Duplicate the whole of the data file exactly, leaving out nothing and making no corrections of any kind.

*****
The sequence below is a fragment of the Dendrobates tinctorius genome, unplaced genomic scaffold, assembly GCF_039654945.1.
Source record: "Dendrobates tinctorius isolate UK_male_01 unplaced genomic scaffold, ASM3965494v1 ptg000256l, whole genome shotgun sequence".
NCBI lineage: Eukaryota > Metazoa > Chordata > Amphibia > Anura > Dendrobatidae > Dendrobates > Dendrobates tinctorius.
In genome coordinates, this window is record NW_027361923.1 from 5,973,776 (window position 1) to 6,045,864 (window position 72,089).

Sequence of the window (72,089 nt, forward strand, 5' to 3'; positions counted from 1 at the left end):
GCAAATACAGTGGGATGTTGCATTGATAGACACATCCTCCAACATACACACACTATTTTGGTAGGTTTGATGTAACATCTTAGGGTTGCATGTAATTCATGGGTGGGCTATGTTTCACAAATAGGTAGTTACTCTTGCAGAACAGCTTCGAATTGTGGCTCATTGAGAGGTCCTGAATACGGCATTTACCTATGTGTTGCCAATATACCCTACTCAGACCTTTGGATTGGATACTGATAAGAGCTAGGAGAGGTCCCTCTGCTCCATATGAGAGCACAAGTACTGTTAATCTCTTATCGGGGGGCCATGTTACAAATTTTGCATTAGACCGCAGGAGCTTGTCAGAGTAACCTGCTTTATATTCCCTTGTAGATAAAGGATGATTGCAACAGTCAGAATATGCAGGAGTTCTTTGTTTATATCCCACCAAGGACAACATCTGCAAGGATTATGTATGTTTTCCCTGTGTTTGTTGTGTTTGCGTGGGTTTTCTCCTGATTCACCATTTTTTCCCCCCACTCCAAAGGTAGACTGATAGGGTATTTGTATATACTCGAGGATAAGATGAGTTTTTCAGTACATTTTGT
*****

The sequence below is a fragment of the Dendrobates tinctorius genome, unplaced genomic scaffold, assembly GCF_039654945.1.
Source record: "Dendrobates tinctorius isolate UK_male_01 unplaced genomic scaffold, ASM3965494v1 ptg000256l, whole genome shotgun sequence".
NCBI lineage: Eukaryota > Metazoa > Chordata > Amphibia > Anura > Dendrobatidae > Dendrobates > Dendrobates tinctorius.
In genome coordinates, this window is record NW_027361923.1 from 5,973,776 (window position 1) to 6,045,864 (window position 72,089).

Sequence of the window (72,089 nt, forward strand, 5' to 3'; positions counted from 1 at the left end):
GCAAATACAGTGGGATGTTGCATTGATAGACACATCCTCCAACATACACACACTATTTTGGTAGGTTTGATGTAACATCTTAGGGTTGCATGTAATTCATGGGTGGGCTATGTTTCACAAATAGGTAGTTACTCTTGCAGAACAGCTTCGAATTGTGGCTCATTGAGAGGTCCTGAATACGGCATTTACCTATGTGTTGCCAATATACCCTACTCAGACCTTTGGATTGGATACTGATAAGAGCTAGGAGAGGTCCCTCTGCTCCATATGAGAGCACAAGTACTGTTAATCTCTTATCGGGGGGCCATGTTACAAATTTTGCATTAGACCGCAGGAGCTTGTCAGAGTAACCTGCTTTATATTCCCTTGTAGATAAAGGATGATTGCAACAGTCAGAATATGCAGGAGTTCTTTGTTTATATCCCACCAAGGACAACATCTGCAAGGATTATGTATGTTTTCCCTGTGTTTGTTGTGTTTGCGTGGGTTTTCTCCTGATTCACCATTTTTTCCCCCCACTCCAAAGGTAGACTGATAGGGTATTTGTATATACTCGAGGATAAGATGAGTTTTTCAGTACATTTTGT